Global Warming Will Increase Sickness, Report Says

The Guardian Unlimited
June 24, 2002

Climate change is favoring pests and parasites and triggering widespread outbreaks of disease in wildlife, according to U.S. scientists.

Warmer summers and milder winters are encouraging disease-bearing infections that blight coral reefs, kill shellfish colonies, and threaten lions, cranes, vultures, and even ferrets. The global warming is also helping to spread tropical diseases to human habitations previously unaffected by such illnesses, they reported in the journal Science on June 21.

"This is not just a question of coral bleaching for a few marine ecologists, nor just a question of malaria for a few health officials. The number of similar increases in disease incidence is astonishing," said Richard Ostfield, of the Institute for Ecosystem Studies, in Millbrook, New York.

Andrew Dobson, of Princeton University, said: "The accumulation of evidence has us extremely worried. We share diseases with some of these species. The risk for humans is going up."

Frosts and cool periods can cut insect, parasite, and fungus pest populations by up to 99 percent. But mellow winters, followed by long spells of warmth and humidity, provide perfect conditions for their survival.

Ecologists and health officials began predicting years ago that mosquitoes, ticks, rodents, viruses, fungi, and bacteria were likely to spread into other areas as temperatures rose, with potentially devastating effects on wildlife. In Hawaii, avian malaria has already wiped out native song birds living below an altitude of 1,400 meters (4,500 feet); 30 years ago, the malarial mosquitoes only survived up to an altitude of 800 meters (2,500 feet).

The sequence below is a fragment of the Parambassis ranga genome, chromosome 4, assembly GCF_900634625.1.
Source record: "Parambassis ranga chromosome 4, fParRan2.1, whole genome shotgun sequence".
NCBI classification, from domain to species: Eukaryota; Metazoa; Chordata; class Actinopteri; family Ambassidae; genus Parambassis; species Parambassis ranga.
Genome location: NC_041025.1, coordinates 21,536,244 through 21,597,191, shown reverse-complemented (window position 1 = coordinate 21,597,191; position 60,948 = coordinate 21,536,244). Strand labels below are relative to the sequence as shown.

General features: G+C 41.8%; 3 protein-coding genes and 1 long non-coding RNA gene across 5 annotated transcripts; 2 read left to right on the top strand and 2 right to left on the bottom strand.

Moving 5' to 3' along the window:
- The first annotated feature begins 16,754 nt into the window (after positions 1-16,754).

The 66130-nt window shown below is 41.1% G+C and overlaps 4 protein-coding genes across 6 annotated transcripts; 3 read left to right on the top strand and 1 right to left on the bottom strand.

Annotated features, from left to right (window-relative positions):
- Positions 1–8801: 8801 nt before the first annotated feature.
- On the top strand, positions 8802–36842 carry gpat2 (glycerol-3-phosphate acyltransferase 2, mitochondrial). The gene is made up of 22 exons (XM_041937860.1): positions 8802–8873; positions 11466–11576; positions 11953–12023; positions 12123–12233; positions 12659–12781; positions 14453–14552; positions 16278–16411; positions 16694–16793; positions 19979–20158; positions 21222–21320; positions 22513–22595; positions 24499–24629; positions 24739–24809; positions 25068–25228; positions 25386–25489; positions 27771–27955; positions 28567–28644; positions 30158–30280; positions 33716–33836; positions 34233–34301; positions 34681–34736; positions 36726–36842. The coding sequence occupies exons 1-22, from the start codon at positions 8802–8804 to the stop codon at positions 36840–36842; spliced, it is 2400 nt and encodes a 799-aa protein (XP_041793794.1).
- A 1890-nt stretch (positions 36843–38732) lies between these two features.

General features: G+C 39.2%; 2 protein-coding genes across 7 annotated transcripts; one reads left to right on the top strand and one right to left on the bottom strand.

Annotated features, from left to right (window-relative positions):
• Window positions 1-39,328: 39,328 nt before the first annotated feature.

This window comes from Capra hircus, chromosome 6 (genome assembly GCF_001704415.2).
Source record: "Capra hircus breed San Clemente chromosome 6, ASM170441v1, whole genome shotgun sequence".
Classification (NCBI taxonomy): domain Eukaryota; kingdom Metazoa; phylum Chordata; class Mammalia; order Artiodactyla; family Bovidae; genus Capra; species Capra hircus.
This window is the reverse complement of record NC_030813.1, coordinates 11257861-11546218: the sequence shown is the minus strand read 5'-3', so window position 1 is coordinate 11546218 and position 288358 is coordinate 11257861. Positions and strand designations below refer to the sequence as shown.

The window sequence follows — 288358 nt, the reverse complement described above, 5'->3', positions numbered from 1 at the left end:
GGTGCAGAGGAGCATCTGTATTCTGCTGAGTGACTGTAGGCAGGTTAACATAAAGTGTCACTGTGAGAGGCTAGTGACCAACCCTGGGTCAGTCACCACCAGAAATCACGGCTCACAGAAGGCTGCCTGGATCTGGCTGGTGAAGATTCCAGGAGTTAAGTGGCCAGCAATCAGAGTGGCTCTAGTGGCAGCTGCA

The team, led by Drew Harvell, of the ecology and evolutionary biology department at Cornell University, also used the hotspots of El Niño—the dramatic cyclic increase in the warmth of the tropical Pacific Ocean that also affects African and American climate patterns—as a guide to climate trends.

The scientists looked at the massive die-off of corals during the unusually warm El Niño year of 1998. Much of the coral had died from fungal and other diseases thriving in warmer seas.

Oysters in Maine, in the U.S., had been blighted by parasites normally restricted to more southerly waters. Lions in the Serengeti had suffered canine distemper, and cranes, vultures and even wild American ferrets had been hit by disease outbreaks. The monarch butterfly came under pressure from an exploding parasite population.

Rift valley fever, a devastating viral illness of cattle and humans, spread by mosquitoes, also spread during the hot El Niño year of 1998. In a warmer world, such events could occur more regularly: viruses in the mosquito population would multiply , and so too would the mosquitoes.

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